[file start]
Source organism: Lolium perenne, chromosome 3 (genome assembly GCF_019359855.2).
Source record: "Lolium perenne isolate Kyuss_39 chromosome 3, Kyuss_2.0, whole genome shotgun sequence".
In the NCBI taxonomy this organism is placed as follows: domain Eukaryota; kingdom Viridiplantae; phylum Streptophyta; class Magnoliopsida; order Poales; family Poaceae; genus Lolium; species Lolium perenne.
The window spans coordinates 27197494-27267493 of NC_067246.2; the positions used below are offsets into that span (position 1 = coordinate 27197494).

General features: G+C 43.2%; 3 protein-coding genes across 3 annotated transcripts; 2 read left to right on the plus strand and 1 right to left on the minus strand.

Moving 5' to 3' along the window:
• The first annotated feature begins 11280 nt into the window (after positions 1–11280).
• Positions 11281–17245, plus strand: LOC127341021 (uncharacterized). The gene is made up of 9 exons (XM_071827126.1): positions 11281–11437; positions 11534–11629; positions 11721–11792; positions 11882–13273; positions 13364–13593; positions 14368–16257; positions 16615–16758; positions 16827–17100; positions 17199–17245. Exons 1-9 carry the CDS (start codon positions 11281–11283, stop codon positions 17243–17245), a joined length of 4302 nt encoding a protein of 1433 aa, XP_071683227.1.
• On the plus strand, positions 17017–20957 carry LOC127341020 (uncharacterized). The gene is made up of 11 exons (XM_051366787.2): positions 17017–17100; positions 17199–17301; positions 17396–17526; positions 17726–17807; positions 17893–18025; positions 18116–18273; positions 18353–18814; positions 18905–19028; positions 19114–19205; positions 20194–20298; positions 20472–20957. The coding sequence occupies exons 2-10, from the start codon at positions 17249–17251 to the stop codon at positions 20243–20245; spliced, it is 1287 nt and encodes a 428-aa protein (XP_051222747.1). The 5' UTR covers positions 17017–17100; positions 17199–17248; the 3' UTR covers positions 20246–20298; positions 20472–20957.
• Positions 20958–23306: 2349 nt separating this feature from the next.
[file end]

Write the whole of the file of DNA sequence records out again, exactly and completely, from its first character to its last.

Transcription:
Source organism: Lolium perenne, chromosome 3 (genome assembly GCF_019359855.2).
Source record: "Lolium perenne isolate Kyuss_39 chromosome 3, Kyuss_2.0, whole genome shotgun sequence".
In the NCBI taxonomy this organism is placed as follows: domain Eukaryota; kingdom Viridiplantae; phylum Streptophyta; class Magnoliopsida; order Poales; family Poaceae; genus Lolium; species Lolium perenne.
The window spans coordinates 27197494-27267493 of NC_067246.2; the positions used below are offsets into that span (position 1 = coordinate 27197494).

General features: G+C 43.2%; 3 protein-coding genes across 3 annotated transcripts; 2 read left to right on the plus strand and 1 right to left on the minus strand.

Moving 5' to 3' along the window:
• The first annotated feature begins 11280 nt into the window (after positions 1–11280).
• Positions 11281–17245, plus strand: LOC127341021 (uncharacterized). The gene is made up of 9 exons (XM_071827126.1): positions 11281–11437; positions 11534–11629; positions 11721–11792; positions 11882–13273; positions 13364–13593; positions 14368–16257; positions 16615–16758; positions 16827–17100; positions 17199–17245. Exons 1-9 carry the CDS (start codon positions 11281–11283, stop codon positions 17243–17245), a joined length of 4302 nt encoding a protein of 1433 aa, XP_071683227.1.
• On the plus strand, positions 17017–20957 carry LOC127341020 (uncharacterized). The gene is made up of 11 exons (XM_051366787.2): positions 17017–17100; positions 17199–17301; positions 17396–17526; positions 17726–17807; positions 17893–18025; positions 18116–18273; positions 18353–18814; positions 18905–19028; positions 19114–19205; positions 20194–20298; positions 20472–20957. The coding sequence occupies exons 2-10, from the start codon at positions 17249–17251 to the stop codon at positions 20243–20245; spliced, it is 1287 nt and encodes a 428-aa protein (XP_051222747.1). The 5' UTR covers positions 17017–17100; positions 17199–17248; the 3' UTR covers positions 20246–20298; positions 20472–20957.
• Positions 20958–23306: 2349 nt separating this feature from the next.